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Kenneth W. Keller: You may be the leader, but are you leading?

Inside Business

Posted: October 6, 2009 5:56 p.m.
Updated: October 7, 2009 4:55 a.m.
A common perception in the rest of the business community is that "everyone who works at a bank is a vice president."

Titles are inexpensive and often do not represent the authority or responsibility level of the position. So, setting title aside, ask yourself if you are a leader, are you truly leading? What is it that leaders do? What should you be doing if you are leading?

Here are fifteen areas where leaders should lead.

Leaders set a vision. All organizations are on a path to somewhere. That vision has to be articulated to those involved. Does a vision exist? Is it shared often enough so that everyone is clear as to what it is?

Leaders determine the mission. A mission is what sets the organization apart and states what the organization does. When was the last time the mission was reviewed? It is being communicated every day?

Leaders control their attitudes. Success in life is based more on mental attitude than mental capability. Attitude is demonstrated in tone of voice, facial expressions, handwriting, posture, eye contact, dress, handshake, voicemail message, decision-making, delegating and management style. The leader's attitude always seeps through.

Leaders are tenacious. They keep going until something stops them, and then they still keep going. Accomplishing anything takes time but people want to be led by determined leaders.

Leaders continuously improve themselves. A leader has to be in a state of continuous improvement. Leaders listen to the advice of others. They devote ample time to learning and talk to a wide variety of people. How much time is spent learning?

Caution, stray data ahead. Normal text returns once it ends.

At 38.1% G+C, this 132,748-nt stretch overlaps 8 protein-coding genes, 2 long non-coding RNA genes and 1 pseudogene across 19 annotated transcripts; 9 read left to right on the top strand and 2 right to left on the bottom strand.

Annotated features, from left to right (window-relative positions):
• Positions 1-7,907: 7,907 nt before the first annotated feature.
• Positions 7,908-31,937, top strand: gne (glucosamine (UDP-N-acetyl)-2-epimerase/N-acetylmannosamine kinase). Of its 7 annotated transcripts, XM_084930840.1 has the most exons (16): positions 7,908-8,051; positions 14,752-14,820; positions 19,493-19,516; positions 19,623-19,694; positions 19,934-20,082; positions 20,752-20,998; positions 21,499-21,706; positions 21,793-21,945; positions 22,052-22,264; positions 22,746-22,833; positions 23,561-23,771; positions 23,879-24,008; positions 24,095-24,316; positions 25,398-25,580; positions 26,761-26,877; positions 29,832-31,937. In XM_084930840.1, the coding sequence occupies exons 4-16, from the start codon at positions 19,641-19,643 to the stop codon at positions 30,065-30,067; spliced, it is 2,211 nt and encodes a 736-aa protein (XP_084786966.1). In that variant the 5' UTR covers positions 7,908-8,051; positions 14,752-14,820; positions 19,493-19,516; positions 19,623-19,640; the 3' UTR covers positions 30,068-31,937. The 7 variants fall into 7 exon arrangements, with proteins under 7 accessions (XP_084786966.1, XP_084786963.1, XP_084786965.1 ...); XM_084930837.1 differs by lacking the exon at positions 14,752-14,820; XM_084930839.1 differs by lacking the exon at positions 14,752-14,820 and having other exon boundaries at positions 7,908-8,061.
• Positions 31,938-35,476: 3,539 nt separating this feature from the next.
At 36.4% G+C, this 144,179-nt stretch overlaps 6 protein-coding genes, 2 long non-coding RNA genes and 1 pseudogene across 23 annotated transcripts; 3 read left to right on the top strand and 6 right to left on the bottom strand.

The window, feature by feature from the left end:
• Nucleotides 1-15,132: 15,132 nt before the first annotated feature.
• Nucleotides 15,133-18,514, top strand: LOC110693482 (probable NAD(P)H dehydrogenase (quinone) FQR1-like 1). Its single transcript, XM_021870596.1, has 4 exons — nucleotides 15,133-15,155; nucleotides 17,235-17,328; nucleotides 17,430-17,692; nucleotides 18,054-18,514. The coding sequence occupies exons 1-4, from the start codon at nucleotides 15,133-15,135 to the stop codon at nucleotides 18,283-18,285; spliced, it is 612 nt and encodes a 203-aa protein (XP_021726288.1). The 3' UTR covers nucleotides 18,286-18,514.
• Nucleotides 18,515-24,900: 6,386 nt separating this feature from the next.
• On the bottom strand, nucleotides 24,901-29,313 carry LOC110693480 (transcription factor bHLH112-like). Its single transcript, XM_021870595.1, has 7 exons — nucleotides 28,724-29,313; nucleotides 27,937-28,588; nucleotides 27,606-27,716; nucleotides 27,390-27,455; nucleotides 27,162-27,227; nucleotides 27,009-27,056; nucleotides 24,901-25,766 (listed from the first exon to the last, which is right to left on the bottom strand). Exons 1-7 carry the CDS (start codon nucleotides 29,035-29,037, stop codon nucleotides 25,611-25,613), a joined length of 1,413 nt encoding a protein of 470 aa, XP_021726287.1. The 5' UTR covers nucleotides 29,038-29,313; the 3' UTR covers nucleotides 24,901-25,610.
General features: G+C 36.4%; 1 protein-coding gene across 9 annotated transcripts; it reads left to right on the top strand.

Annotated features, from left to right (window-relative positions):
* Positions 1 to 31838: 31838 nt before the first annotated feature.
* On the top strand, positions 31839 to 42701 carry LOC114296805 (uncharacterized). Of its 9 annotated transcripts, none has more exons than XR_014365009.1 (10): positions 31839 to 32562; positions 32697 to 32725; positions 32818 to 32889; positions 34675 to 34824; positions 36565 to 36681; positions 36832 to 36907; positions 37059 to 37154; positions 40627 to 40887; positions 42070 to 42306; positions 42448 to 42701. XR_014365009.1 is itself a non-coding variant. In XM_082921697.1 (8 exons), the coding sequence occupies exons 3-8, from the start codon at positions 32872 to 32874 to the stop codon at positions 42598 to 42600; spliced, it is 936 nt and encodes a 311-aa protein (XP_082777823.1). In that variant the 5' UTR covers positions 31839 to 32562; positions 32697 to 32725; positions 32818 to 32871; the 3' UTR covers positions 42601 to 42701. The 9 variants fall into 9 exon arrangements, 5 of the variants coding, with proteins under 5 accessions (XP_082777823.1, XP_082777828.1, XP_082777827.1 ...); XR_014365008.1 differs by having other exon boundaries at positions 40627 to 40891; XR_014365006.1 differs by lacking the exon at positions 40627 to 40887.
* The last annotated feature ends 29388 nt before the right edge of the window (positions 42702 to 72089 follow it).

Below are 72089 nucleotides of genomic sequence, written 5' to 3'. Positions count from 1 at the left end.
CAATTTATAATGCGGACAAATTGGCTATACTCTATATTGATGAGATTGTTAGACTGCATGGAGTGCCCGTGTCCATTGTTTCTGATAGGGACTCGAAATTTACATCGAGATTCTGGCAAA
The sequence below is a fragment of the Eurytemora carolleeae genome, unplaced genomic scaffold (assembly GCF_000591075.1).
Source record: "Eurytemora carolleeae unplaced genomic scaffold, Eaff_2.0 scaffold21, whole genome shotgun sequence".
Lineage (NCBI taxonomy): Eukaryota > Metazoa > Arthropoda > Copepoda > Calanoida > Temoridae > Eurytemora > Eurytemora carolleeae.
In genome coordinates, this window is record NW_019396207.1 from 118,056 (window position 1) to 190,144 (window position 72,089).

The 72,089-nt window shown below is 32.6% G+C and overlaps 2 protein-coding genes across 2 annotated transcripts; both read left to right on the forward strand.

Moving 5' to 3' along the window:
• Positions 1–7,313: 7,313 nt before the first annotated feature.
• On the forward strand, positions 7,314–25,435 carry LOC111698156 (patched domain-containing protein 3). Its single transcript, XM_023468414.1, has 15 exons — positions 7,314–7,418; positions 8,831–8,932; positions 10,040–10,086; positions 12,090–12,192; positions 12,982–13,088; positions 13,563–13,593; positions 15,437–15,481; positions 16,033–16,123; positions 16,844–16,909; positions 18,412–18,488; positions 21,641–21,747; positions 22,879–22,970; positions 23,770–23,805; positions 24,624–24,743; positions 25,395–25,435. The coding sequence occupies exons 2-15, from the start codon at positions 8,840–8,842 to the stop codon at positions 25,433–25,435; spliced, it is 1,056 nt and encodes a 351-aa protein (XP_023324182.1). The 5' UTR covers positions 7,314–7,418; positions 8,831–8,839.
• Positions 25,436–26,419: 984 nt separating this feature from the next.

Leaders are honest and ethical. Honesty is truth, integrity, being genuine, equitable and frank. It implies an absence of fraud, deceit and deception. Most important, it is demonstrated in daily actions.

Leaders think before they talk. Leaders pause and think through what they are going to say. Leaders tend to act quickly but they think slowly. The best leaders listen far more than they speak.

Originality is critical. Imagination is important. A leader asks: "Is it a change? Does it improve things? How can we adapt it and take it to the next step?" Are questions asked to stimulate thinking or, discouraged because the answers are already known?

Leaders are publicly modest. Secure people can be modest. Insecure people are not. Leaders graciously accept nice things people have said about them, but they don't always believe it. Leaders give and share credit.

Leaders are decisive. Leaders ask: "How do you like to have things happen? How would you approach this? What do think would work best here? What have you seen that works well in this situation?"

Leaders are gutsy and a little wild. Leaders take risks. They believe, "No guts, no glory." Leaders aren't the same as owners. Leaders invest; owners see most everything as an expense.

Leaders have a sense of humor. The typical child laughs 400 times a day but adults laugh only about 15.

Leaders do their best to make people smile and laugh; it builds a better workplace.

Leaders are competitive. Business is a constant competition. Leaders understand that competition is a good thing for personal and professional growth because it sharpens skills and gets the blood flowing.

Business is war, waged on a daily battlefield. Leaders are detail oriented. Leaders know the details of what matters. They take full responsibility for the outcome. They know that the higher the position, the more important details become.

Finally, leaders lead by example in all they do.

Do you?

Ken Keller is president of Renaissance Executive Forums, which brings business owners together in facilitated peer advisory boards. His column represents his own views and not necessarily those of The Signal.


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